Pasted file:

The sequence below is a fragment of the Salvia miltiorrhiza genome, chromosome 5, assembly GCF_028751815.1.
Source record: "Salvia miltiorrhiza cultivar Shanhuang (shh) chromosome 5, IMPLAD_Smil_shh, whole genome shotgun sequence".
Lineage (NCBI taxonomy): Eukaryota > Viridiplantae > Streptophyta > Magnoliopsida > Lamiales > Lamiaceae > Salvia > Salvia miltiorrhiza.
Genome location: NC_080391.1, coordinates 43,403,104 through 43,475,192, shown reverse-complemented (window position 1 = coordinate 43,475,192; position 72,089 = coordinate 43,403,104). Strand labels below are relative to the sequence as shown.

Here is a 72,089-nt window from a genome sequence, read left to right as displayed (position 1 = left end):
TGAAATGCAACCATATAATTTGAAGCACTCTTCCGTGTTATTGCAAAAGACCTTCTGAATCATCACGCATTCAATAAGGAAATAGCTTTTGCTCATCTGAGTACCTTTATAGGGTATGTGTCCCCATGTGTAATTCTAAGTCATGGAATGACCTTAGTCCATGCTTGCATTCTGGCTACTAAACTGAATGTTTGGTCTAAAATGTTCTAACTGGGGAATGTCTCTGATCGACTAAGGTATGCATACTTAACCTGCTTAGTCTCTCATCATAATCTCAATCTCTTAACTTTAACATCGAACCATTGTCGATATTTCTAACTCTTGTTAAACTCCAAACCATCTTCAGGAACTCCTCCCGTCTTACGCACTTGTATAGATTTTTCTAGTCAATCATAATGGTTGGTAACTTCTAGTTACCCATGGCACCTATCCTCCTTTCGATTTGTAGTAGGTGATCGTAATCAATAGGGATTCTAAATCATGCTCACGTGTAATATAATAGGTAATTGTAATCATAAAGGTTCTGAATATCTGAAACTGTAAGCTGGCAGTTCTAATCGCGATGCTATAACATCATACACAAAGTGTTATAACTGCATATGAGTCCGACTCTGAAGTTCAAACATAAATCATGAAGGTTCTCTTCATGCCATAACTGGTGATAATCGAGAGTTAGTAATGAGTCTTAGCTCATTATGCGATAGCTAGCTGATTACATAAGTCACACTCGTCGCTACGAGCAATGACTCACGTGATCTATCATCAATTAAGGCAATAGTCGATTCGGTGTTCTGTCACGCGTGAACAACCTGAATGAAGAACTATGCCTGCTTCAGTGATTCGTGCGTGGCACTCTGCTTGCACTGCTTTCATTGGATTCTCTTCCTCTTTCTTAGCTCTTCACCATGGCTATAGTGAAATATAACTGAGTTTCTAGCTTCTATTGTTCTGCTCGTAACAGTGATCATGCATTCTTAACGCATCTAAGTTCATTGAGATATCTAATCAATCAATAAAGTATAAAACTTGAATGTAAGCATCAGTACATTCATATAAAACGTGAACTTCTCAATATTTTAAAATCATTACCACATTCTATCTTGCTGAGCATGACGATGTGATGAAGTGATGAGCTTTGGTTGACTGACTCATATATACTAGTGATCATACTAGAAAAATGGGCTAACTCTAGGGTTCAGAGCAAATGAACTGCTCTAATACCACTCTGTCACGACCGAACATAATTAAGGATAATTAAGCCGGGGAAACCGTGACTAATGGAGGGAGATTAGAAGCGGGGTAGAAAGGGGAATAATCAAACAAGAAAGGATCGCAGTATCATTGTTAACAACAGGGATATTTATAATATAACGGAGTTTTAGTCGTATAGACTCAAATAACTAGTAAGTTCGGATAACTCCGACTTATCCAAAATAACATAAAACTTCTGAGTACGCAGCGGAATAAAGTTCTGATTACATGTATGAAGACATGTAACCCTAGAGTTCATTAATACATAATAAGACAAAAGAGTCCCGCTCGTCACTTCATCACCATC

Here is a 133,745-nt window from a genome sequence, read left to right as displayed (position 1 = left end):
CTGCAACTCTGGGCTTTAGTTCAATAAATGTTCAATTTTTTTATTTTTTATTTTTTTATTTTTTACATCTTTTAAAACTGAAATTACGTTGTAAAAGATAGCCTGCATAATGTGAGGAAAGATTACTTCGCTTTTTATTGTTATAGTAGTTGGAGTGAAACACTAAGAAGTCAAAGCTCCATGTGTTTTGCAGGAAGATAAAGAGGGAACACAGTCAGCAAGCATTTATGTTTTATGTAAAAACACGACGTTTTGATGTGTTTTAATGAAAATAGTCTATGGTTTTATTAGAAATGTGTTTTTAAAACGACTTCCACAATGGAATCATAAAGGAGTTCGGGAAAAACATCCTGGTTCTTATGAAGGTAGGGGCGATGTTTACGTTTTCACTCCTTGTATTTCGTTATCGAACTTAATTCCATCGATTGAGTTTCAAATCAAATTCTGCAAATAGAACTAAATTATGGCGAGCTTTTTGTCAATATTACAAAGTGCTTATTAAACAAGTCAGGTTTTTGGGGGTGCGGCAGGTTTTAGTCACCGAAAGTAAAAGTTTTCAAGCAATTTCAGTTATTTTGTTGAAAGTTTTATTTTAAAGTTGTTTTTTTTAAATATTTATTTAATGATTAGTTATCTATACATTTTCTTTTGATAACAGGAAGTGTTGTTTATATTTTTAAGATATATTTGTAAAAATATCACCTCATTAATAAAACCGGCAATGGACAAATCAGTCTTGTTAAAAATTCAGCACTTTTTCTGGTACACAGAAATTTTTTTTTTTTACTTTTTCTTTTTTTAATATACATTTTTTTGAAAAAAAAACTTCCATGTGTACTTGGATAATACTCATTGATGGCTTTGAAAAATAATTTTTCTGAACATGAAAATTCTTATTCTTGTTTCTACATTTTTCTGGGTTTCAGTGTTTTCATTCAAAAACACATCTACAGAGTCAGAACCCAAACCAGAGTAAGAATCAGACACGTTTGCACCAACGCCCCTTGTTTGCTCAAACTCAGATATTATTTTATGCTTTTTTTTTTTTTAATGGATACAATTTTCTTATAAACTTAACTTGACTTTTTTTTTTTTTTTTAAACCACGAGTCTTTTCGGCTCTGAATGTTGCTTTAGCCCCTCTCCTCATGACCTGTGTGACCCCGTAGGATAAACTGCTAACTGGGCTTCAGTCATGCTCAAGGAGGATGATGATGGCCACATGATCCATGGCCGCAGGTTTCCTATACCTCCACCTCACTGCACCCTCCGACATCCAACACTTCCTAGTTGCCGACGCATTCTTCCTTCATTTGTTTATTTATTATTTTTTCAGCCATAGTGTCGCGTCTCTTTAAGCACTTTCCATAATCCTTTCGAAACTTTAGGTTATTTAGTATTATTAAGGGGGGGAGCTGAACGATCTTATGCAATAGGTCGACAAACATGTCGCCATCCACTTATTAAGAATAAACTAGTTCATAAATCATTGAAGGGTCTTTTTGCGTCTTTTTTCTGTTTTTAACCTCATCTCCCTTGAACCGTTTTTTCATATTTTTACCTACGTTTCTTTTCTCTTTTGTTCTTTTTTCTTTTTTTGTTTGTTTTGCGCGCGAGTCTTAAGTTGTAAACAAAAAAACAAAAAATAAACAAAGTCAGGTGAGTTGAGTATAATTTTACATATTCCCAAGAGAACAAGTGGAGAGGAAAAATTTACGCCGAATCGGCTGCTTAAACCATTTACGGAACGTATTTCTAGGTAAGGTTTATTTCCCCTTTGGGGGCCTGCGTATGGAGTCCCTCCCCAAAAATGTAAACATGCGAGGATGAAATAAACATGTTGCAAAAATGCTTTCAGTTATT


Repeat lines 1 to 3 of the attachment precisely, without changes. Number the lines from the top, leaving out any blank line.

The sequence below is a fragment of the Salvia miltiorrhiza genome, chromosome 5, assembly GCF_028751815.1.
Source record: "Salvia miltiorrhiza cultivar Shanhuang (shh) chromosome 5, IMPLAD_Smil_shh, whole genome shotgun sequence".
Lineage (NCBI taxonomy): Eukaryota > Viridiplantae > Streptophyta > Magnoliopsida > Lamiales > Lamiaceae > Salvia > Salvia miltiorrhiza.